It wasn't long before I found myself resisting the demand to conform. What bothered me was not that I had to engage in straight-acting behavior, much of which felt natural to me. What bothered me was the felt need to mute my passion for gay subjects, people, culture. At a time when the law was transforming gay rights, it seemed ludicrous not to suit up and get in the game.
"Mesearch" being what it is, I soon turned my scholarly attention to the pressure to conform. What puzzled me was that I felt that pressure so long after my emergence from the closet. When I stopped passing, I exulted that I could stop thinking about my sexuality. This proved naïve. Long after I came out, I still experienced the need to assimilate to straight norms. But I didn't have a word for this demand to tone down my known gayness.
Then I found my word, in the sociologist Erving Goffman's book "Stigma." Written in 1963, the book describes how various groups - including the disabled, the elderly and the obese - manage their "spoiled" identities. After discussing passing, Goffman observes that "persons who are ready to admit possession of a stigma. . .may nonetheless make a great effort to keep the stigma from looming large." He calls this behavior covering. He distinguishes passing from covering by noting that passing pertains to the visibility of a characteristic, while covering pertains to its obtrusiveness. He relates how F.D.R. stationed himself behind a desk before his advisers came in for meetings. Roosevelt was not passing, since everyone knew he used a wheelchair. He was covering, playing down his disability so people would focus on his more conventionally presidential qualities.
As is often the case when you learn a new idea, I began to perceive covering everywhere. Leafing through a magazine, I read that Helen Keller replaced her natural eyes (one of which protruded) with brilliant blue glass ones. On the radio, I heard that Margaret Thatcher went to a voice coach to lower the pitch of her voice. Friends began to send me e-mail. Did I know that Martin Sheen was Ramon Estevez on his birth certificate, that Ben Kingsley was Krishna Bhanji, that Kirk Douglas was Issur Danielovitch Demsky and that Jon Stewart was Jonathan Leibowitz?
In those days, spotting instances of covering felt like a parlor game. It's hard to get worked up about how celebrities and politicians have to manage their public images. Jon Stewart joked that he changed his name because Leibowitz was "too Hollywood," and that seemed to get it exactly right. My own experience with covering was also not particularly difficult - once I had the courage to write from my passions, I was immediately embraced.
It was only when I looked for instances of covering in the law that I saw how lucky I had been. Civil rights case law is peopled with plaintiffs who were severely punished for daring to be openly different. Workers were fired for lapsing into Spanish in English-only workplaces, women were fired for behaving in stereotypically "feminine" ways and gay parents lost custody of their children for engaging in displays of same-sex affection. These cases revealed that far from being a parlor game, covering was the civil rights issue of our time.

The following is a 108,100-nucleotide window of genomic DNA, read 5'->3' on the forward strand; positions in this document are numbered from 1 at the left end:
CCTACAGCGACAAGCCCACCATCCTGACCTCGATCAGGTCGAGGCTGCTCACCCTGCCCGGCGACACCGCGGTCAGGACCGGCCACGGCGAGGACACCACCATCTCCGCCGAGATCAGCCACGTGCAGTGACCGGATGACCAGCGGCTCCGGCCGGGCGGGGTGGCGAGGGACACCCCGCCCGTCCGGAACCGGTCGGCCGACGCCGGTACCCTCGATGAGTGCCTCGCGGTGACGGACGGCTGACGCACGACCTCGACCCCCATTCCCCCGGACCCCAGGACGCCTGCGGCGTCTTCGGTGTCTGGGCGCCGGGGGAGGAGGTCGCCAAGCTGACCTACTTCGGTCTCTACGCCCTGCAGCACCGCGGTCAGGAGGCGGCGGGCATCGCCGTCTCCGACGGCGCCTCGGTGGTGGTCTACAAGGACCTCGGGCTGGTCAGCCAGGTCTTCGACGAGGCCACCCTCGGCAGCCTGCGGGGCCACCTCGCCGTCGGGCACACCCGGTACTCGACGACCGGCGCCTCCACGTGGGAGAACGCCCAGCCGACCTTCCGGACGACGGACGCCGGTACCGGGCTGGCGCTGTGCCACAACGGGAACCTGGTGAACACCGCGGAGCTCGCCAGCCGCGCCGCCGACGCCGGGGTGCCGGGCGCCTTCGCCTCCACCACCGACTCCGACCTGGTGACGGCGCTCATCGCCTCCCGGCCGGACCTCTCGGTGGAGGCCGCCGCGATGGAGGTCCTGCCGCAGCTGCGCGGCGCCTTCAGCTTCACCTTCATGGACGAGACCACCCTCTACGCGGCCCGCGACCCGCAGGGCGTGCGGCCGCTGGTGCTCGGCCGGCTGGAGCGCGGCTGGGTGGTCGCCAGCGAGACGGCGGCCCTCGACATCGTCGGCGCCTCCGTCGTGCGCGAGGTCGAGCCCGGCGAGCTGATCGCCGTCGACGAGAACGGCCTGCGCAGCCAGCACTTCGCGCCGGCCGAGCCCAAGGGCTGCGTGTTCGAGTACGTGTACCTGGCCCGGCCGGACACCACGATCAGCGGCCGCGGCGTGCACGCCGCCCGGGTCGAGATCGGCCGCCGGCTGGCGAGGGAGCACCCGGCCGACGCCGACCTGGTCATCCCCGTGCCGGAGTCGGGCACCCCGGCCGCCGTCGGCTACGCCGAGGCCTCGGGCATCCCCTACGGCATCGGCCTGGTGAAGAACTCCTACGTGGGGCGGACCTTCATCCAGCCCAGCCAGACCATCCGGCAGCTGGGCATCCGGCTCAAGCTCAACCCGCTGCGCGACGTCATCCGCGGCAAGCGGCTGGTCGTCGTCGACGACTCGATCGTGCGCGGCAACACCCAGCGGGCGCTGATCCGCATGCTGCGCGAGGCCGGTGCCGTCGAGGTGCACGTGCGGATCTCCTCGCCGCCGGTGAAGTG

The New Discrimination
In recent decades, discrimination in America has undergone a generational shift. Discrimination was once aimed at entire groups, resulting in the exclusion of all racial minorities, women, gays, religious minorities and people with disabilities. A battery of civil rights laws - like the Civil Rights Act of 1964 and the Americans with Disabilities Act of 1990 - sought to combat these forms of discrimination. The triumph of American civil rights is that such categorical exclusions by the state or employers are now relatively rare.
Now a subtler form of discrimination has risen to take its place. This discrimination does not aim at groups as a whole. Rather, it aims at the subset of the group that refuses to cover, that is, to assimilate to dominant norms. And for the most part, existing civil rights laws do not protect individuals against such covering demands. The question of our time is whether we should understand this new discrimination to be a harm and, if so, whether the remedy is legal or social in nature.
Consider the following cases:
• Renee Rogers, an African-American employee at American Airlines, wore cornrows to work. American had a grooming policy that prevented employees from wearing an all-braided hairstyle. When American sought to enforce this policy against Rogers, she filed suit, alleging race discrimination. In 1981, a federal district court rejected her argument. It first observed that cornrows were not distinctively associated with African-Americans, noting that Rogers had only adopted the hairstyle after it "had been popularized by a white actress in the film '10.' " As if recognizing the unpersuasiveness of what we might call the Bo Derek defense, the court further alleged that because hairstyle, unlike skin color, was a mutable characteristic, discrimination on the basis of grooming was not discrimination on the basis of race. Renee Rogers lost her case.